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How the Weather Affects Paper and Cardboard in Packaging

Learn about how differences in weather conditions and temperature can affect paper and cardboard in packaging.

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How the Weather Affects Paper and Cardboard in Packaging

Have you ever left boxes under the sun for weeks and notice that it's discolored? Or have you ever seen how your paper or cardboard can get flimsy when it comes into contact with moisture? I'm sure everybody has been in the situation where they receive a cardboard box that’s been in the rain or is soaking wet and barely holding together.

The reality is that paper and cardboard boxes are easily impacted and affected by different weather conditions. These impacts aren’t exclusive to the rain, but can also have effects in heat and humidity. When cardboard comes in contact with any hospitable environment which allows for moisture and bacteria growth, there tends to be damage to both the physical structure and glue holding the cardboard together. This naturally impacts how your packaging materials can look, feel, as well as how strong it remains on a structural level.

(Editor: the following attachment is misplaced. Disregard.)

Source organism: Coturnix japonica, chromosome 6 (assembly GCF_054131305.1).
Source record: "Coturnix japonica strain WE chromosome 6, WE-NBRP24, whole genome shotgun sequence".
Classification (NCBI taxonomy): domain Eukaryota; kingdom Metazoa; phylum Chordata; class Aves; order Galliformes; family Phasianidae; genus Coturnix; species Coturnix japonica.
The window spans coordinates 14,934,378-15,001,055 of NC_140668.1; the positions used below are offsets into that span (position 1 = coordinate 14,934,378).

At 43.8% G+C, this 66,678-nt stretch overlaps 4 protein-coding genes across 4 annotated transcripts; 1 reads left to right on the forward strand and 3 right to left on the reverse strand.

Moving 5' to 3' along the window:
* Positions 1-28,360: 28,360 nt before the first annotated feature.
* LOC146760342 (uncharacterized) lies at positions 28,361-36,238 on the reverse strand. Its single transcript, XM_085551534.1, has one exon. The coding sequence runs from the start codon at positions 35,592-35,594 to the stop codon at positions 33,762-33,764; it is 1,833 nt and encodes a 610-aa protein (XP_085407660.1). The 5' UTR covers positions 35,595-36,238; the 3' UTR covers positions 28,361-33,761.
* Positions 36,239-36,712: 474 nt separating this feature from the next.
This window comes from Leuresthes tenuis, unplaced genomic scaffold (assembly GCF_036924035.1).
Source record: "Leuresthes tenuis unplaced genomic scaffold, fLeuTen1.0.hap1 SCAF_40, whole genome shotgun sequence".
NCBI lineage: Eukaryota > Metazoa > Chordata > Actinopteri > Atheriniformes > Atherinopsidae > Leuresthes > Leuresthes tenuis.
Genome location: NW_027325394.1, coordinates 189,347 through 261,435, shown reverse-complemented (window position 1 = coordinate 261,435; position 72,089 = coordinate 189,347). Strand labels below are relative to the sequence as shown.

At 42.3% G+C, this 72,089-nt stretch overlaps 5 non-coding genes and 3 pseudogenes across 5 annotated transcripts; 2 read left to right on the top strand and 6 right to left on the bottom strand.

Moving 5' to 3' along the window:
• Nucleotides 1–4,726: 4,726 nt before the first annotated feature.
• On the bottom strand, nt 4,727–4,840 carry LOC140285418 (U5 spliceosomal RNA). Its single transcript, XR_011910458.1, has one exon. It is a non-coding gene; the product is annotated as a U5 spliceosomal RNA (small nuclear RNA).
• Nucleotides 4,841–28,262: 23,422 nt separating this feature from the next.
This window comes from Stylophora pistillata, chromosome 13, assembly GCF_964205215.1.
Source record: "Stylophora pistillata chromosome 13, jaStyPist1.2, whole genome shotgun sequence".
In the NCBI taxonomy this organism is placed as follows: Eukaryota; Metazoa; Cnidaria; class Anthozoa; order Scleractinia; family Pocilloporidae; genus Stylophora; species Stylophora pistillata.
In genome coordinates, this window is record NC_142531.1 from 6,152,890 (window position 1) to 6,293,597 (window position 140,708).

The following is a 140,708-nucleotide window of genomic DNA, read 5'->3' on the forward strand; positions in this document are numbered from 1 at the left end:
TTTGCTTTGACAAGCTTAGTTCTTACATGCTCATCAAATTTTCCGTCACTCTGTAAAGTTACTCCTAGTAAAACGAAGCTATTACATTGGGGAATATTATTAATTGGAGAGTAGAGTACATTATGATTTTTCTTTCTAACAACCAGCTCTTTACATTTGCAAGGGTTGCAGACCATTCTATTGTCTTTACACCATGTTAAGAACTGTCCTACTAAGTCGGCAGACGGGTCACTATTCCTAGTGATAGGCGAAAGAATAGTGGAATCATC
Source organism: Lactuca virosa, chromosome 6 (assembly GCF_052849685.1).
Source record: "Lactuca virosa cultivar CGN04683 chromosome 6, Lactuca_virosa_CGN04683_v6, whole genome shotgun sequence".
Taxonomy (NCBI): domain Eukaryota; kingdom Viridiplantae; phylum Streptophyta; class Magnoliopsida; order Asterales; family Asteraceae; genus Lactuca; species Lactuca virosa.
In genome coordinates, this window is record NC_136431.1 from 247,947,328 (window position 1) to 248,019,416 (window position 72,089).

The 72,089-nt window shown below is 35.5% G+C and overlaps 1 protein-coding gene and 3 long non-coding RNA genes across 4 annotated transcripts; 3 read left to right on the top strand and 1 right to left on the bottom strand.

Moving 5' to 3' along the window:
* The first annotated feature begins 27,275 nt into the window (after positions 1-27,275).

This post will focus on how paper and cardboard packaging are affected by the changes that occur in high humidity, cold and dry environments as well as direct exposure to sunlight.

How Humidity Affects Cardboard

High humidity levels lead to internal moisture within cardboard, and this has a direct impact on the strength of corrugated boxes such as mailer boxes or shipping cartons.

Why does this happen? Since wood fibers are used in the creation of cardboard boxes, the natural porosity of wood to absorb moisture when conducting transpiration is maintained even after the entire chemical treating and production of cardboard. This makes cardboard naturally able to absorb moisture at a high level.